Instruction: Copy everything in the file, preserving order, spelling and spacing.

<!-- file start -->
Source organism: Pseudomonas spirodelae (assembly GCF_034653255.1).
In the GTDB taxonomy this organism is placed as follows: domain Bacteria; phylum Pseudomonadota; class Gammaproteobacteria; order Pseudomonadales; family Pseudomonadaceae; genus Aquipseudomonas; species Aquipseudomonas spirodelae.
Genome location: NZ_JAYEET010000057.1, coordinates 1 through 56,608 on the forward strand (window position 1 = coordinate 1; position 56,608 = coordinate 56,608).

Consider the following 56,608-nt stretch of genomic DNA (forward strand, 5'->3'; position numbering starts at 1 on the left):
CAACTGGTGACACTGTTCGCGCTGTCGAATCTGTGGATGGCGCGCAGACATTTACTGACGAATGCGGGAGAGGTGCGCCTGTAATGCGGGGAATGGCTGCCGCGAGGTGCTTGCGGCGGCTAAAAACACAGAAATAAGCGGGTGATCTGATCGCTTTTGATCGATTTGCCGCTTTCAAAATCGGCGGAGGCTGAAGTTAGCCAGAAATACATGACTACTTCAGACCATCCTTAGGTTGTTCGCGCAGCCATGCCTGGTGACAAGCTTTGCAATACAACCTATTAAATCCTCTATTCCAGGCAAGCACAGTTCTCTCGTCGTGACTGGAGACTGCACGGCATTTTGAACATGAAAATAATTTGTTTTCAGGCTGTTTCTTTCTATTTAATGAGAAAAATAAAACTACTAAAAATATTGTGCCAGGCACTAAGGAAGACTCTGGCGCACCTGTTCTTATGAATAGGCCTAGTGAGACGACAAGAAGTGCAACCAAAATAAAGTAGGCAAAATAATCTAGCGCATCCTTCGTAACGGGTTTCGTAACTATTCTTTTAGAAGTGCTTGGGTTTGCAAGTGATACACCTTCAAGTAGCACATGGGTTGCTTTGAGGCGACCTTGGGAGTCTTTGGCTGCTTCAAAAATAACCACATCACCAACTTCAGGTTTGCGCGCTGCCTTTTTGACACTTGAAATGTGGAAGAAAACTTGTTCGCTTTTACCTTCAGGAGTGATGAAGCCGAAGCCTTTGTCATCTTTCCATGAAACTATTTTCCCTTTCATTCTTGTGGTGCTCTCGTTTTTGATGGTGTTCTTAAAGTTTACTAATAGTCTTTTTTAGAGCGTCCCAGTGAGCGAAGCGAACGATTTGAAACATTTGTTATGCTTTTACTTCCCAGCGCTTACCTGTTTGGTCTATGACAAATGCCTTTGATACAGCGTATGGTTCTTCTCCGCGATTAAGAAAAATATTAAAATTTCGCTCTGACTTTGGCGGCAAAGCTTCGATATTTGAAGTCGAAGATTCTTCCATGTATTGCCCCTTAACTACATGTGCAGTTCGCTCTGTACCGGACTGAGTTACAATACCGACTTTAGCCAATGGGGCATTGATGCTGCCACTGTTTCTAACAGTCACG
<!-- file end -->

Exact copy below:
Source organism: Pseudomonas spirodelae (assembly GCF_034653255.1).
In the GTDB taxonomy this organism is placed as follows: domain Bacteria; phylum Pseudomonadota; class Gammaproteobacteria; order Pseudomonadales; family Pseudomonadaceae; genus Aquipseudomonas; species Aquipseudomonas spirodelae.
Genome location: NZ_JAYEET010000057.1, coordinates 1 through 56,608 on the forward strand (window position 1 = coordinate 1; position 56,608 = coordinate 56,608).

Consider the following 56,608-nt stretch of genomic DNA (forward strand, 5'->3'; position numbering starts at 1 on the left):
CAACTGGTGACACTGTTCGCGCTGTCGAATCTGTGGATGGCGCGCAGACATTTACTGACGAATGCGGGAGAGGTGCGCCTGTAATGCGGGGAATGGCTGCCGCGAGGTGCTTGCGGCGGCTAAAAACACAGAAATAAGCGGGTGATCTGATCGCTTTTGATCGATTTGCCGCTTTCAAAATCGGCGGAGGCTGAAGTTAGCCAGAAATACATGACTACTTCAGACCATCCTTAGGTTGTTCGCGCAGCCATGCCTGGTGACAAGCTTTGCAATACAACCTATTAAATCCTCTATTCCAGGCAAGCACAGTTCTCTCGTCGTGACTGGAGACTGCACGGCATTTTGAACATGAAAATAATTTGTTTTCAGGCTGTTTCTTTCTATTTAATGAGAAAAATAAAACTACTAAAAATATTGTGCCAGGCACTAAGGAAGACTCTGGCGCACCTGTTCTTATGAATAGGCCTAGTGAGACGACAAGAAGTGCAACCAAAATAAAGTAGGCAAAATAATCTAGCGCATCCTTCGTAACGGGTTTCGTAACTATTCTTTTAGAAGTGCTTGGGTTTGCAAGTGATACACCTTCAAGTAGCACATGGGTTGCTTTGAGGCGACCTTGGGAGTCTTTGGCTGCTTCAAAAATAACCACATCACCAACTTCAGGTTTGCGCGCTGCCTTTTTGACACTTGAAATGTGGAAGAAAACTTGTTCGCTTTTACCTTCAGGAGTGATGAAGCCGAAGCCTTTGTCATCTTTCCATGAAACTATTTTCCCTTTCATTCTTGTGGTGCTCTCGTTTTTGATGGTGTTCTTAAAGTTTACTAATAGTCTTTTTTAGAGCGTCCCAGTGAGCGAAGCGAACGATTTGAAACATTTGTTATGCTTTTACTTCCCAGCGCTTACCTGTTTGGTCTATGACAAATGCCTTTGATACAGCGTATGGTTCTTCTCCGCGATTAAGAAAAATATTAAAATTTCGCTCTGACTTTGGCGGCAAAGCTTCGATATTTGAAGTCGAAGATTCTTCCATGTATTGCCCCTTAACTACATGTGCAGTTCGCTCTGTACCGGACTGAGTTACAATACCGACTTTAGCCAATGGGGCATTGATGCTGCCACTGTTTCTAACAGTCACG